The ponycar-era effectively began when the first Mustang rolled off the assembly line in 1964. It unceremoniously ended in the mid-1970s with the passage of stricter emissions laws and the demand for smaller, more fuel-efficient cars.

Ironically, it’s those same compact cars that have ushered in a new era of high performance—as evidenced by cars like Mike Gbur’s 2000 Civic Si. “It’s the modern day Mustang,” Mike said, referring to his Si. “And now it’s my dream car.”

Before he could make such a bold comparison between his Civic Si and Ford’s quintessential ponycar, Mike knew he’d have to be able to back it up. The Cheswick, Pennsylvania resident had the Honda’s stock 1.6L outfitted with Darton cylinder sleeves, then had the cylinder head ported and polished to pave the way for some serious power.

Inside, the engine was given a brand new rotating assembly, including an over-balanced crank, JE pistons, and Crower rods. The top end of the 1.6L was upgraded with a Crower camshaft, Ferrea valves, and Crower valve springs, retainers, and locks. A Edelbrock intake manifold feeds the powerplant with air and fuel—and lots of it. The entire fuel system was enhanced with higher flowing components, including a Venom fuel pump, AEM fuel filter, regulator, and fuel rails, and a set of oversized fuel injectors.

The motor and fuel system rebuilds set the stage for the crown jewels of the engine compartment: a GReddy turbocharger and Zex nitrous system. The dual power adders, with the help of an AEM engine management system, combine to help the little 1.6L put out around 600 horsepower. A Fluidyne radiator and GReddy intercooler keep everything running cool.

A turbo exhaust manifold, 2 3/4-inch stainless steel exhaust system, and Thermal Research cat-back B-pipe muffler push out the exhaust gasses. An ACT clutch kit and Quaif limited slip transmission makes good use of the horsepower, sending the power out to a Nitto/Axis Touring Cup tire/wheel combination. A set of AEM brakes—13 1/2” up front and 11 1/2” at the rear—bring the car safely to a stop. The Si’s handling is provided by a Neuspeed coilover suspension system with Neuspeed race coil springs, Bilstein shocks, and 19mm rear sway bar.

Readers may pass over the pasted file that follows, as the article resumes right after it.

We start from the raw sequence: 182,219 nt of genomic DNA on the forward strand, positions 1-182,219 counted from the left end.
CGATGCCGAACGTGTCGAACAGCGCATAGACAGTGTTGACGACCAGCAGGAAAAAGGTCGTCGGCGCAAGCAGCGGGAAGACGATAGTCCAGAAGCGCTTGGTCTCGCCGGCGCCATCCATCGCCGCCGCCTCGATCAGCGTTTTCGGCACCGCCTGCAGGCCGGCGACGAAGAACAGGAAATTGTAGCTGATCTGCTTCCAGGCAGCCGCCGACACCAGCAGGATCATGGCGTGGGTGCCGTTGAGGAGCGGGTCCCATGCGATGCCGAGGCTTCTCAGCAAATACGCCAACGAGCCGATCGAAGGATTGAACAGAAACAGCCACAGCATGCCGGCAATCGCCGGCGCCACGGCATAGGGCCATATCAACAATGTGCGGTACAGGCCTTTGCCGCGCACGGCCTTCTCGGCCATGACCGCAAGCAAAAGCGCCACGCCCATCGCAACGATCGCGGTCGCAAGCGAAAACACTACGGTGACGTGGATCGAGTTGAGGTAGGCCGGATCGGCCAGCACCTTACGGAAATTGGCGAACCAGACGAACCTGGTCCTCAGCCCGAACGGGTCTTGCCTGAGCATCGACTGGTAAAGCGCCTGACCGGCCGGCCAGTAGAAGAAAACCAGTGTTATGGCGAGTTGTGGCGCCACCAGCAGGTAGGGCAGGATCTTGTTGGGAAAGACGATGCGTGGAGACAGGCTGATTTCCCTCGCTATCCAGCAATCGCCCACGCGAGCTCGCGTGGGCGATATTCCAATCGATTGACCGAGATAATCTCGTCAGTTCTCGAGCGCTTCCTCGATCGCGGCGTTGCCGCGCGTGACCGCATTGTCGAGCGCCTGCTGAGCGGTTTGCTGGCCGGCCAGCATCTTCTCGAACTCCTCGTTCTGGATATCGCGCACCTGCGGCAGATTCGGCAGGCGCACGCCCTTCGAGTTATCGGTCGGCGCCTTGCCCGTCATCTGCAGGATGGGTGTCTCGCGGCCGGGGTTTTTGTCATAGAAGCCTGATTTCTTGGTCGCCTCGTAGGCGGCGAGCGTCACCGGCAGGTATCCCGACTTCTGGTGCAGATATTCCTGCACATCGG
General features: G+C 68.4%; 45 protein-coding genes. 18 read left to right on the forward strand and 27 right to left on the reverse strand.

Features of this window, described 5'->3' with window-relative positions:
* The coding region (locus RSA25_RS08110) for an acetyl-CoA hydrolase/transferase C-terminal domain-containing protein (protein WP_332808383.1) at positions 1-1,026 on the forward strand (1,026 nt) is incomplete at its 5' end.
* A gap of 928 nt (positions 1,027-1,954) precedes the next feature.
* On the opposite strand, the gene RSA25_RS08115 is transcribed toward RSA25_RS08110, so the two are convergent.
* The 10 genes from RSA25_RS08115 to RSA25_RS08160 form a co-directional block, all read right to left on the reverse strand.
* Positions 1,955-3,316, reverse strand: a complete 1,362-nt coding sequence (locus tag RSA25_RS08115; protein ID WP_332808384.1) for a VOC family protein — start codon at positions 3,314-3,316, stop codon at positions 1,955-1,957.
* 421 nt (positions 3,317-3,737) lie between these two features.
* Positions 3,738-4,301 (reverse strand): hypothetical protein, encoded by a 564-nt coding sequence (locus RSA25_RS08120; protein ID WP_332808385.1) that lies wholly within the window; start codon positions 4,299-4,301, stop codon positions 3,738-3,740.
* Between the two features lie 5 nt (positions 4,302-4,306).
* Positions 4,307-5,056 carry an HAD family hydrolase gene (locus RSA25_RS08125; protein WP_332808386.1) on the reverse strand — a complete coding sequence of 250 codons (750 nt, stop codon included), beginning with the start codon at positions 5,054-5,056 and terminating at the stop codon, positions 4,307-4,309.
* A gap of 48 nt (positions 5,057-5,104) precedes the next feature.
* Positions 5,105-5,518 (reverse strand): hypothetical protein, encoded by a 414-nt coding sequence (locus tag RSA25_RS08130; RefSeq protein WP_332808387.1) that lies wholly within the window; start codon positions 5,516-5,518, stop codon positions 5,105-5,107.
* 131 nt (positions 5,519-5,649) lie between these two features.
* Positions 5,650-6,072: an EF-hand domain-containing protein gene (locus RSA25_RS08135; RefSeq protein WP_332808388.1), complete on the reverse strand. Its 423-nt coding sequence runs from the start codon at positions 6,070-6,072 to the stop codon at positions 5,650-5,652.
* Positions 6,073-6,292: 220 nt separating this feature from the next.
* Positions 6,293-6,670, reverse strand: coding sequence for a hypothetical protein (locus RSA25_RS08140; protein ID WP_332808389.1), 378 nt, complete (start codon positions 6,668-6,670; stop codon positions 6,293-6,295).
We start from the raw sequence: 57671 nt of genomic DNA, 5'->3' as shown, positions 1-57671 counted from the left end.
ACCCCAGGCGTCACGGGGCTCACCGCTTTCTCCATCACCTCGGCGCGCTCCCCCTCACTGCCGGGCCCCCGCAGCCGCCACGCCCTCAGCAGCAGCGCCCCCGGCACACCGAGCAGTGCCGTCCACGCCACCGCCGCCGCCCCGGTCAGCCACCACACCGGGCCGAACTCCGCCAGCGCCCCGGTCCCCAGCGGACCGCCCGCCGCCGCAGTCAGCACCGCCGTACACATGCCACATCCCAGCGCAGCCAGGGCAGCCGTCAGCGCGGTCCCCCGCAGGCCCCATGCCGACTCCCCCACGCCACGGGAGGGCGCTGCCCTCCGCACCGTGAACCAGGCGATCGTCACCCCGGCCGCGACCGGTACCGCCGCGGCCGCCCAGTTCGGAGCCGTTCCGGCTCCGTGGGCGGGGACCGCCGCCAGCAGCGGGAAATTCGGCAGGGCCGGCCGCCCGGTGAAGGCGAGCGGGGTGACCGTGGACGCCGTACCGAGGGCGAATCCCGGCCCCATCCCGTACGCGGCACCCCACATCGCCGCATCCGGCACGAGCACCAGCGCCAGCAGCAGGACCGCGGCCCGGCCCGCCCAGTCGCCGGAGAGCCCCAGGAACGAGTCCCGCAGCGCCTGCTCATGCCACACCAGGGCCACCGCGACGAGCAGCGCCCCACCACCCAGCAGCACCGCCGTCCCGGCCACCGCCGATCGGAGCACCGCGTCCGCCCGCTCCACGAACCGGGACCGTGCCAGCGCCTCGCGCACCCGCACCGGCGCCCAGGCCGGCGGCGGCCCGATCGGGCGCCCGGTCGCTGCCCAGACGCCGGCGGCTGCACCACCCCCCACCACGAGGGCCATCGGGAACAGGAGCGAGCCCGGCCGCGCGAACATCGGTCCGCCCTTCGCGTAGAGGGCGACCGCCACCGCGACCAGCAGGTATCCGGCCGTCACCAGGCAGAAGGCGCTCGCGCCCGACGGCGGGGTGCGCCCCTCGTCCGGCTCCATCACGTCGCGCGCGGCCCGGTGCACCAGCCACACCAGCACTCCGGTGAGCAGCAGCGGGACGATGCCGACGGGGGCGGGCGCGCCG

A custom roll cage ties together the chassis with the Si’s interior, which features Classic Soft Trim upholstery, Auto Meter Phantom gauges, and Momo pedals. A DVD receiver, dual amps, and three 10 inch subs, provide the in-car entertainment and assorted, custom painted accent pieces match the interior to the car’s exterior.

Outside, Mike retained the factory wing but added a full Kaliminari body kit, PIAA HID lights, and assorted graphics. He also had the fenders rolled to accentuate the low profile look, then covered the whole thing in bright Blue Electron paint.

Nearly 40 years after the first Mustang hit the streets with an affordable price tag and tons of performance potential, automotive manufacturers like Honda are using that same formula to inspire a new era in high performance. And after looking at Mike Gbur’s 2000 Honda Civic Si, we can only hope it lasts.

interior of a Honda Civic Si Sport Compact
nitrous bottle inside a Honda Civic Si Sport Compact
Custom Honda Civic Si Sport Compact

That's entertainment! Whether he's laying down the power or catching a movie on his DVD receiver, owner Mike Gbur can do it comfortably on the inside of the Si. Inside the car's roll cage, you'll find Classic Soft Trim upholstery, Auto Meter Phantom Series gauges, and a kickin' stereo system with dual amps and triple 10-inch subs.

No groceries in here. The Si's custom trunk is stocked with all the essentials: nitrous bottle, amps, recessed subwoofers, and 16 sets of neon lights.

It's fast, it's low, it's Mike Gbur's answer to the old fashioned ponycar. "It's the modern day Mustang," Mike said.

Share this Article
Author: Katie Rockman